9. ...but they don’t go high enough!

    10. You can’t get something for nothing

    11. When you move an object against a force, you’re doing work

    12. The work you need to do a job = force x displacement

    13. Which method involves the least amount of work?

    14. Work has units of Joules

    15. Energy is the capacity that something has to do work

    16. Lifting stones is like transferring energy from one store to another

    17. Energy conservation helps you to solve problems with differences in height

    18. One of our stackable stones is missing ...

    19. Will energy conservation save the day?

    20. You need to do work against friction as well as against gravity

    21. Doing work against friction increases internal energy

    22. Heating increases internal energy

    23. It’s impossible to be 100% efficient

    24. Your Physics Toolbox

  14. Chapter 14 Energy Conservation: Making your life easier

    1. The ultimate bobsled experience

    2. Forces and component vectors solve the first part ...

    3. ...but the second part doesn’t have a uniform slope

    4. A moving object has kinetic energy

    5. The kinetic energy is related to the velocity

    6. Calculate the velocity using energy conservation and the change in height

    7. You’ve used energy conservation to solve the second part

    8. In the third part, you have to apply a force to stop a moving object

    9. Putting on the brake does work on the track

    10. Doing work against friction increases the internal energy

    11. Energy conservation helps you to do complicated problems in a simpler way

    12. There’s a practical difference between momentum and kinetic energy

    13. Question Clinic: The “Show that” Question

    14. Question Clinic: The “Energy transfer” Question

    15. After the roaring success of SimFootball, it’s time for SimPool

    16. Momentum conservation will solve an inelastic collision problem

    17. You need a second equation for an elastic collision

    18. Energy conservation gives you the second equation that you need!

    19. Factoring involves putting in parentheses

    20. You can deal with elastic collisions now

    21. In an elastic collision, the relative velocity reverses

    22. The pool ball collisions work!

    23. There’s a gravity-defying trick shot to sort out ...

    24. Where is the problem with the programmer’s reasoning?

    25. The initial collision is inelastic - so mechanical energy isn’t conserved

    26. Use momentum conservation for the inelastic part

    27. Question Clinic: The “Ballistic pendulum” Question

    28. Your Physics Toolbox

  15. Chapter 15 Tension, Pulleys and Problem Solving: Changing direction

    1. It’s a bird... it’s plane...

    2., it’s... a guy on a skateboard?!

    3. Always look for something familiar

    4. Michael and the stack accelerate at the same rate

    5. Use tension to tackle the problem

    6. Look at the big picture as well as the parts

    7. But the day before the competition ...

    8. Using energy conservation is simpler than using forces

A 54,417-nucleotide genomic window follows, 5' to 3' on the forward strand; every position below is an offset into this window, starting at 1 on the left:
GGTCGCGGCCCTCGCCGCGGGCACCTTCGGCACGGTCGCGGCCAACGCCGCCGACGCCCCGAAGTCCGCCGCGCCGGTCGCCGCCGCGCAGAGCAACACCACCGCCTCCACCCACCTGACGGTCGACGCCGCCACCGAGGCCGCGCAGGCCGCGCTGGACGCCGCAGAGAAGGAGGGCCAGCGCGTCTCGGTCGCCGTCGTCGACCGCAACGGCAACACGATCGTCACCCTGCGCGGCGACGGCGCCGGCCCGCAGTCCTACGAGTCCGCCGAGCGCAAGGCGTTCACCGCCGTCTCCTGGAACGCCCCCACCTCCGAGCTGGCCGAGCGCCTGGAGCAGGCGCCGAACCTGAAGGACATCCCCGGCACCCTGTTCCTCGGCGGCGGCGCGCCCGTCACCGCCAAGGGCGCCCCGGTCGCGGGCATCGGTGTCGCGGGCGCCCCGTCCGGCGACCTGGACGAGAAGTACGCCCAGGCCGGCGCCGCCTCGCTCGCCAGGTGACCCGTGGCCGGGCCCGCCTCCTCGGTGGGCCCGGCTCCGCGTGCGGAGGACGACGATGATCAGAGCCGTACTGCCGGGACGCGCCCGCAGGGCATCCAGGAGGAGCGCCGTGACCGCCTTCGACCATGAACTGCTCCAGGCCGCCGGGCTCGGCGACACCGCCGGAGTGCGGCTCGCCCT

9. There goes that skateboard...

    10. Your Physics Toolbox

  16. Chapter 16 Circular Motion (Part 1): From α to ω

    1. Limber up for the Kentucky Hamster Derby

    2. You can revolutionize the hamsters’ training

    3. Thinking through different approaches helps

    4. A circle’s radius and circumference are linked by Π

    5. Convert from linear distance to revolutions

    6. Convert the linear speeds into Hertz

    7. So you set up the machine ...

    8. ...but the wheel turns too slowly!

    9. Try some numbers to work out how things relate to each other

    10. The units on the motor are radians per second

    11. Convert frequency to angular frequency

    12. The hamster trainer is complete!

    13. A couple of weeks later ...

    14. You can increase the (linear) speed by increasing the wheel’s radius

    15. Question Clinic: The “Angular quantities” Question

    16. Your Physics Toolbox

  17. Chapter 17 Circular Motion (Part 2) Staying on track

    1. Houston ... we have a problem

    2. When you’re in freefall, objects appear to float beside you

    3. What’s the astronaut missing, compared to when he’s on Earth?

    4. Can you mimic the contact force you feel on Earth?

    5. Accelerating the space station allows you to experience a contact force

    6. You can only go in a circle because of a centripetal force

    7. Centripetal force acts towards the center of the circle

    8. The astronaut experiences a contact force when you rotate the space station

    9. What affects the size of centripetal force?

    10. Spot the equation for the centripetal acceleration

    11. Give the astronauts a centripetal force

    12. The astronauts want as much floor space as possible

    13. Here, the floor space is the area of a cylinder’s curved surface

    14. If you work out the volume, you can calculate the astronauts’ floor space

    15. Let’s test the space station...

    16. Fewer uncomfortable things happen with the 100 m radius space station

    17. You’ve sorted out the space station design!